Talking to channel partners first helped AutoVirt's customer prospecting

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Do you know what distributed file system virtualization and management is? Don't feel bad if you don't. Storage software player AutoVirt's prospects didn't know much about this emerging category either, which created a marketing challenge for the company, said Brian Gladstein, the company's VP-marketing. AutoVirt was sending out white papers, links to webcasts and other traditional marketing materials, but prospects didn't understand what the software was nor how it might work for them. This was one of the reasons that its e-mail marketing programs were so poorly received, Gladstein said, who started the company last September.

“IT administrators are overloaded with e-mails. They weren't reading anything we were sending them, so we had plenty of e-mail campaigns that had response rates as low as less than half a percent,” he said. “And at the time we couldn't figure out why.”

This past January, Gladstein launched an integrated telemarketing and e-mail program. His directive: Gain insight into AutoVirt's marketing efforts and the needs of its potential customers.

Since reaching out to end-users—IT administrators, directors and CIOs—wasn't working, Gladstein decided to change his focus, concentrating on “several hundred” value-added resellers (VARs). Telemarketers called those VARs, discussing their products and asking them to provide data on customers who had recently bought, or were planning to buy, new storage hardware.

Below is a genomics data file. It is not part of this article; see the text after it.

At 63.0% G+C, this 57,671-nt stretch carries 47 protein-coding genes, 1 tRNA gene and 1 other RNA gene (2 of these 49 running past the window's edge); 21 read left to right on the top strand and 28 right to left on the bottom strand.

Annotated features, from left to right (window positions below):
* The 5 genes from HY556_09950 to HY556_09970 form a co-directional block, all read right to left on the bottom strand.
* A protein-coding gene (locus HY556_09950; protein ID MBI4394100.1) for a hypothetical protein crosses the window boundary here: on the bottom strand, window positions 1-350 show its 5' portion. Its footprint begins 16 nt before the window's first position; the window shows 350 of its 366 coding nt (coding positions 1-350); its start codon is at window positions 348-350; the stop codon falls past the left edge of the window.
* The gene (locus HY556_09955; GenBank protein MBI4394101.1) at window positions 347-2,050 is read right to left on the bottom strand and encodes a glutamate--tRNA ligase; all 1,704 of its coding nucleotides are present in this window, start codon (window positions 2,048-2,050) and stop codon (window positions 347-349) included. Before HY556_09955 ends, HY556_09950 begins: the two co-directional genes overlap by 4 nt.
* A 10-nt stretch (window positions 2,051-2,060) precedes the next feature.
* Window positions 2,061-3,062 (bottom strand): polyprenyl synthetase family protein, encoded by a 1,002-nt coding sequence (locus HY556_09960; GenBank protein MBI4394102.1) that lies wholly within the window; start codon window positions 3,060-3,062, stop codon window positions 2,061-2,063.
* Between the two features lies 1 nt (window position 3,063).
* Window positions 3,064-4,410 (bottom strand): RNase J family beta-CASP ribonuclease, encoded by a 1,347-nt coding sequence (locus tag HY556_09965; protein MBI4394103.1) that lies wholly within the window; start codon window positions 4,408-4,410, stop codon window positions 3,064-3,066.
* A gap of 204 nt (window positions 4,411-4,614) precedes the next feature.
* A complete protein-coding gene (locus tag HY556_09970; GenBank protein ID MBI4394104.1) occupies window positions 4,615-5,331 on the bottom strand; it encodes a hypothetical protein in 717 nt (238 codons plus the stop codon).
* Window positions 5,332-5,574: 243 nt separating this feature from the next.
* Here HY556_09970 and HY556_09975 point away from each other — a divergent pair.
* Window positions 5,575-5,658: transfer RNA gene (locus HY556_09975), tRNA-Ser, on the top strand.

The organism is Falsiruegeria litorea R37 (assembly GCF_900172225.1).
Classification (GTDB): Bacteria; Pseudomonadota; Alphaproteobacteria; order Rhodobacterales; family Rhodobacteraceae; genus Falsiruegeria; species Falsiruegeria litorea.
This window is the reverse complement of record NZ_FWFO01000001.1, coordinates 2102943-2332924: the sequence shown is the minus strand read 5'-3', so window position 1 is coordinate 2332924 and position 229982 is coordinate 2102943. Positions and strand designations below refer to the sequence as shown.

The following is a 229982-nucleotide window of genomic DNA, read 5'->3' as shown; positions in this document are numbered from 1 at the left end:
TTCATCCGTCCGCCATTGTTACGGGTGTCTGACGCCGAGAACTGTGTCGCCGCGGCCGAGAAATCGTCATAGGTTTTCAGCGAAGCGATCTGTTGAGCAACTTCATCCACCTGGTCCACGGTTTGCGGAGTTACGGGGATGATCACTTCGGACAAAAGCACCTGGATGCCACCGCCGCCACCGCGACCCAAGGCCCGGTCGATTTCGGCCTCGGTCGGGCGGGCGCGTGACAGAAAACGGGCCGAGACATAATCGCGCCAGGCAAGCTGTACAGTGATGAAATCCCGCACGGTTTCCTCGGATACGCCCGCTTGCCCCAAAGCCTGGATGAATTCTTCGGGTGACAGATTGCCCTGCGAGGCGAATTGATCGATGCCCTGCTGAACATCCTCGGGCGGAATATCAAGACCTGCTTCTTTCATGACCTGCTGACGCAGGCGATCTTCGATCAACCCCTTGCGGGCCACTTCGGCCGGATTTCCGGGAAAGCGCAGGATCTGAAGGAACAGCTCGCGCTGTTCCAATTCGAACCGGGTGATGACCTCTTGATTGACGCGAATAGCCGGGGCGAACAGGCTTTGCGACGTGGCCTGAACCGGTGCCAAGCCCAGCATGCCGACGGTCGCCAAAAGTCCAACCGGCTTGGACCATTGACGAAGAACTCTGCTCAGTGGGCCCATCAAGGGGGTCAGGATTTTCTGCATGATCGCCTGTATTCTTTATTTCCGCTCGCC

The pitch seemed to work. In fact, in many cases the VARs were interested in co-marketing with AutoVirt. “We told them, ‘If you have clients who are about to buy storage, we have a product that's right for them,' ” Gladstein said. “Now, instead of reaching out and tapping 10 people but only hitting one who was actually in the right stage of the buying cycle, we could hit one person—but that one person was actually a lead.”

Once the VARs provided contact information, AutoVirt reached out via e-mail with a message that contained “very targeted” product information and a link to drive recipients directly to a free product trial download. “The biggest value was definitely sending someone who had a new storage implementation to the download page,” Gladstein said. “IT admins really want to play with things, so the trial was a call to action that really made an impact.”

Today, e-mail campaigns have a 5% response rate—someone downloads the evaluation product, enters the sales cycle or purchases the full version of the software, Gladstein said. The biggest change has definitely been the company's focus. Before, AutoVirt stretched out a wide net for potential clients; today, it markets mostly to recent or future buyers of storage hardware.

“We're closer to the potential customer than we were,” Gladstein said. “Now, e-mail marketing is delivering what they need, and we understand the link between our software and the customer. Storage purchases leads our sale. We didn't know that going in—that storage software is only budgeted when storage hardware is purchased. That knowledge alone was worth the telemarketing campaign.”

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